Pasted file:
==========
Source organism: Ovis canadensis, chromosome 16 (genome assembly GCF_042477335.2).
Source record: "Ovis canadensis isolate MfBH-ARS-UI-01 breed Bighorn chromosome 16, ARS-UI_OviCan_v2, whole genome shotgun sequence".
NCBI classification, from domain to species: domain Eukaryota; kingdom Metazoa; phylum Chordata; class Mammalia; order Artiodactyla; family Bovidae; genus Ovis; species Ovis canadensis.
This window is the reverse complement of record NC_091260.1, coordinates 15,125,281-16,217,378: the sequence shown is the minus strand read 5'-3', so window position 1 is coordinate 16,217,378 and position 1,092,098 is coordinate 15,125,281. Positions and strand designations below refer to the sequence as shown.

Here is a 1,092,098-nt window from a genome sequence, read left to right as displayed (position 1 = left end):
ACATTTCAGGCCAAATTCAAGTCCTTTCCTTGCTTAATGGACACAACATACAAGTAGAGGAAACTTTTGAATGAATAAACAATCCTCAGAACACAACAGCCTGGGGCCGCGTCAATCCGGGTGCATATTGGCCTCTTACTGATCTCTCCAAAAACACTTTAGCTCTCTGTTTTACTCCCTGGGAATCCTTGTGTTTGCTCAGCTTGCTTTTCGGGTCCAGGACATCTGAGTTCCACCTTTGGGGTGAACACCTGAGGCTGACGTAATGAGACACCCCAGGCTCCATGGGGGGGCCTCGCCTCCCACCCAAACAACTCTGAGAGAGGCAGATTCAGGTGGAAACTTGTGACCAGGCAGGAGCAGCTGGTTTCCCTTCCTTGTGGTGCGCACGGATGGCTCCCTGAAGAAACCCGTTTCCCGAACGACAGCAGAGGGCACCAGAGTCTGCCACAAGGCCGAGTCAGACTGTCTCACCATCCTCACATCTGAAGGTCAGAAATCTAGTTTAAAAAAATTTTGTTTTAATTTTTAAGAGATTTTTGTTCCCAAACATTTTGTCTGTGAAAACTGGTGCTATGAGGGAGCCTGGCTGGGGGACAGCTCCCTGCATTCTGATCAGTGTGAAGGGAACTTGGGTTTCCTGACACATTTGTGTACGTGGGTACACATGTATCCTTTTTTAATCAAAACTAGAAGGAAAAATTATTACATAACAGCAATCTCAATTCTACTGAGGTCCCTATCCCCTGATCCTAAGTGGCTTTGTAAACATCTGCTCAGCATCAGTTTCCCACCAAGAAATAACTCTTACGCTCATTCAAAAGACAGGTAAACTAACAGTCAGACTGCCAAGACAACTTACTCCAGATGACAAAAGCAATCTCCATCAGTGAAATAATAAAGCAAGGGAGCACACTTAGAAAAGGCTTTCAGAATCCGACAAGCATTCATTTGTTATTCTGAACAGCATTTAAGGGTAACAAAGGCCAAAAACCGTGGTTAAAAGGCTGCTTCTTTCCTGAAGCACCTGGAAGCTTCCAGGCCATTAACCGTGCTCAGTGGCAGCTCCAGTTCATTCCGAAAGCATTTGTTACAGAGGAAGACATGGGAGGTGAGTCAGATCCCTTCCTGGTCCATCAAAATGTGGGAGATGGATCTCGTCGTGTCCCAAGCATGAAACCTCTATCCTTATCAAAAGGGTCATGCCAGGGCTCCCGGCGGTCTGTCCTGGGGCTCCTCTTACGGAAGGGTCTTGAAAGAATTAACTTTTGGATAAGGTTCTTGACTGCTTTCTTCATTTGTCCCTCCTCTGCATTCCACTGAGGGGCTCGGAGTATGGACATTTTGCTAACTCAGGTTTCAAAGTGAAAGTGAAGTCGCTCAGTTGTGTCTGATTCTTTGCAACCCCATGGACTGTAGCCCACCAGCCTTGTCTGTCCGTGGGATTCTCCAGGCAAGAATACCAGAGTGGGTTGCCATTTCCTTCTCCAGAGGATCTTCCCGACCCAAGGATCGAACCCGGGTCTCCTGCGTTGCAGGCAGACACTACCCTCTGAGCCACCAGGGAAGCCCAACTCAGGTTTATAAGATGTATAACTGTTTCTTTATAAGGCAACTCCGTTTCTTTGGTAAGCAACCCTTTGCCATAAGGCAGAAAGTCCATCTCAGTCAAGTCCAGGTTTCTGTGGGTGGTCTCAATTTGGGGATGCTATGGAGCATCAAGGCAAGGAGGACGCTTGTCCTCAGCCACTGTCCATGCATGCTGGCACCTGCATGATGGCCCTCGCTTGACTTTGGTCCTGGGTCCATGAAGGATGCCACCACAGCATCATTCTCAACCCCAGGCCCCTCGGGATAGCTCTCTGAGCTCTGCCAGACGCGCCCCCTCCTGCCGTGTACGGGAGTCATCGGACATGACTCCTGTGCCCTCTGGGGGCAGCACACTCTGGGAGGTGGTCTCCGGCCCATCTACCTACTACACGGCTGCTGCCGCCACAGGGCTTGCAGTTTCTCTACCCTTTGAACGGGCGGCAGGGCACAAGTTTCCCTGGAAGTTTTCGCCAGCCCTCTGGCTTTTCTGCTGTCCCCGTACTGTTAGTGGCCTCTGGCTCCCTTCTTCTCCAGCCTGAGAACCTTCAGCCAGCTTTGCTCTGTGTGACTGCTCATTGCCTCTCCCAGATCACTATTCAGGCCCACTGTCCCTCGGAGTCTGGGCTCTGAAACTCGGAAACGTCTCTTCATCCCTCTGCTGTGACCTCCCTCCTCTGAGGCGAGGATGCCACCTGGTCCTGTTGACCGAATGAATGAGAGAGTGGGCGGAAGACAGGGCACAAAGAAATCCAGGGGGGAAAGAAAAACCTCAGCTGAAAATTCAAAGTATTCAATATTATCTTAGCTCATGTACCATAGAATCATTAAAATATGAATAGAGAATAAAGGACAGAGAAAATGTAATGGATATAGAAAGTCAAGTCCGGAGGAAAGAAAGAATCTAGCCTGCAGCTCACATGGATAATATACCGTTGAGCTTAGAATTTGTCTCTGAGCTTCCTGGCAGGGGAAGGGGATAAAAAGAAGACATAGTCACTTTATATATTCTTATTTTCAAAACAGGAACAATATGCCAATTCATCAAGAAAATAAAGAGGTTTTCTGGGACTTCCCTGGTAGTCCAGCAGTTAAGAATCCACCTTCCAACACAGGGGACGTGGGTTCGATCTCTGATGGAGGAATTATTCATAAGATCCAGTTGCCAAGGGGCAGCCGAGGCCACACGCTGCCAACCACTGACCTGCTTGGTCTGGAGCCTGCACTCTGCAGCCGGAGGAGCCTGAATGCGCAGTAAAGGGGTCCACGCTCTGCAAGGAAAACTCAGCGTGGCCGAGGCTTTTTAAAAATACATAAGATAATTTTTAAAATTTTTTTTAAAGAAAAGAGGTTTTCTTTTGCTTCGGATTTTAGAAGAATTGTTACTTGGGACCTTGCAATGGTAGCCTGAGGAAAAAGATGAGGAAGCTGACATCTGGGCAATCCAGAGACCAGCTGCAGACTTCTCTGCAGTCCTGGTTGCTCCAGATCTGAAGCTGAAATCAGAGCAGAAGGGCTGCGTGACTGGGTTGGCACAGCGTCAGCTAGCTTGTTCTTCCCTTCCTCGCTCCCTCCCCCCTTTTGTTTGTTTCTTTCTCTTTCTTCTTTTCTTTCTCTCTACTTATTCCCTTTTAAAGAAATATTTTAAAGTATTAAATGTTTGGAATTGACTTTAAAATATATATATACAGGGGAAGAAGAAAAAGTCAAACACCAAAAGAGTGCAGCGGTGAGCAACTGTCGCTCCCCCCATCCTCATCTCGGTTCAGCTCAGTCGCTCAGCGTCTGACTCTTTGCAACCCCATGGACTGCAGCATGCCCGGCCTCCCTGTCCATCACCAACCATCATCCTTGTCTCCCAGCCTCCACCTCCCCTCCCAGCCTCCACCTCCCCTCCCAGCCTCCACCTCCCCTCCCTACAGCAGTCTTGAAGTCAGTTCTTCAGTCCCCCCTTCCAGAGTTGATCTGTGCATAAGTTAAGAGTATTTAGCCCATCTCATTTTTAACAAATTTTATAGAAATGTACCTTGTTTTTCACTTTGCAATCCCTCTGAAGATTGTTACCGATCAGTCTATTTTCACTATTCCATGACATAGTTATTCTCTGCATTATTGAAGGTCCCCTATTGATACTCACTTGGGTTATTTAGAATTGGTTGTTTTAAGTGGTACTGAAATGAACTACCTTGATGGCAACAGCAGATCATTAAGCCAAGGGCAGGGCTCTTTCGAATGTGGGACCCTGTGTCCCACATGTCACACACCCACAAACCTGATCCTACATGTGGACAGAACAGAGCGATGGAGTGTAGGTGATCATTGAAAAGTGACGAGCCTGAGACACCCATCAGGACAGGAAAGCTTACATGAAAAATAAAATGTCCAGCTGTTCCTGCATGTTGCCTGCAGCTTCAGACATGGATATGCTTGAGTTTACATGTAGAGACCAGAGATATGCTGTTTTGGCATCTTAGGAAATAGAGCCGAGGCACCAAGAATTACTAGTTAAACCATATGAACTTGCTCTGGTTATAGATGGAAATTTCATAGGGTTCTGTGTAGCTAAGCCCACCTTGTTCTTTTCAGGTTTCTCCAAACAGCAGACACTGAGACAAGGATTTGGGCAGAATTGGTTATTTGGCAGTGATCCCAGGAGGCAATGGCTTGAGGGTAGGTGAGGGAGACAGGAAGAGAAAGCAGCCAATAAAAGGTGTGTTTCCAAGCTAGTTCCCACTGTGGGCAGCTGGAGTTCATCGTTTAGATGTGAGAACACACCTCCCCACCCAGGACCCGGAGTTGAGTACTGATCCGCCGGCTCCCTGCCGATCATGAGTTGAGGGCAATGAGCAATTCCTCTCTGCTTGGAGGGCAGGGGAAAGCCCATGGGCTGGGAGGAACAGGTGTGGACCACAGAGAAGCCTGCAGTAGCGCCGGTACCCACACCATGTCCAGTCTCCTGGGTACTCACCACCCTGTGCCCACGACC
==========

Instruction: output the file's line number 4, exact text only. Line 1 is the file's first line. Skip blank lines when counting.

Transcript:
This window is the reverse complement of record NC_091260.1, coordinates 15,125,281-16,217,378: the sequence shown is the minus strand read 5'-3', so window position 1 is coordinate 16,217,378 and position 1,092,098 is coordinate 15,125,281. Positions and strand designations below refer to the sequence as shown.